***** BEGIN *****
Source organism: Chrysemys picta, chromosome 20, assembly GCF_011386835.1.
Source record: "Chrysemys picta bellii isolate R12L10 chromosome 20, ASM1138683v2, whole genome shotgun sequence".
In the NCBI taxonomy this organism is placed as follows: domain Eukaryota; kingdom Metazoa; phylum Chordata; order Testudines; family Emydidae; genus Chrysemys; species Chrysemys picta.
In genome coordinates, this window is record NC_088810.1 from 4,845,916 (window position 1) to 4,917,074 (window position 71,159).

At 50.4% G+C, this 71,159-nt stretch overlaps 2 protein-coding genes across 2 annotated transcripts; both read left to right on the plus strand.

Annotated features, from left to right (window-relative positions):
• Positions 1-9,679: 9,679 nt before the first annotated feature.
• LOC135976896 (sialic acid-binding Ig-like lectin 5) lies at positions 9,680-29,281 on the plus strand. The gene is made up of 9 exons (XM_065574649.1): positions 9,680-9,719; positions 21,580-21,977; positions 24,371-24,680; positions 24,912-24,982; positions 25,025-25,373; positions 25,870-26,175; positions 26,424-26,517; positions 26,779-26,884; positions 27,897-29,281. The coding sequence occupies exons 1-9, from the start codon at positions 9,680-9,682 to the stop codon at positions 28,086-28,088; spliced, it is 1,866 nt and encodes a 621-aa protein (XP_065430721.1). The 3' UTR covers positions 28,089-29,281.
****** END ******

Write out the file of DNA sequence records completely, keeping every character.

Source organism: Chrysemys picta, chromosome 20, assembly GCF_011386835.1.
Source record: "Chrysemys picta bellii isolate R12L10 chromosome 20, ASM1138683v2, whole genome shotgun sequence".
In the NCBI taxonomy this organism is placed as follows: domain Eukaryota; kingdom Metazoa; phylum Chordata; order Testudines; family Emydidae; genus Chrysemys; species Chrysemys picta.
In genome coordinates, this window is record NC_088810.1 from 4,845,916 (window position 1) to 4,917,074 (window position 71,159).

At 50.4% G+C, this 71,159-nt stretch overlaps 2 protein-coding genes across 2 annotated transcripts; both read left to right on the plus strand.

Annotated features, from left to right (window-relative positions):
• Positions 1-9,679: 9,679 nt before the first annotated feature.
• LOC135976896 (sialic acid-binding Ig-like lectin 5) lies at positions 9,680-29,281 on the plus strand. The gene is made up of 9 exons (XM_065574649.1): positions 9,680-9,719; positions 21,580-21,977; positions 24,371-24,680; positions 24,912-24,982; positions 25,025-25,373; positions 25,870-26,175; positions 26,424-26,517; positions 26,779-26,884; positions 27,897-29,281. The coding sequence occupies exons 1-9, from the start codon at positions 9,680-9,682 to the stop codon at positions 28,086-28,088; spliced, it is 1,866 nt and encodes a 621-aa protein (XP_065430721.1). The 3' UTR covers positions 28,089-29,281.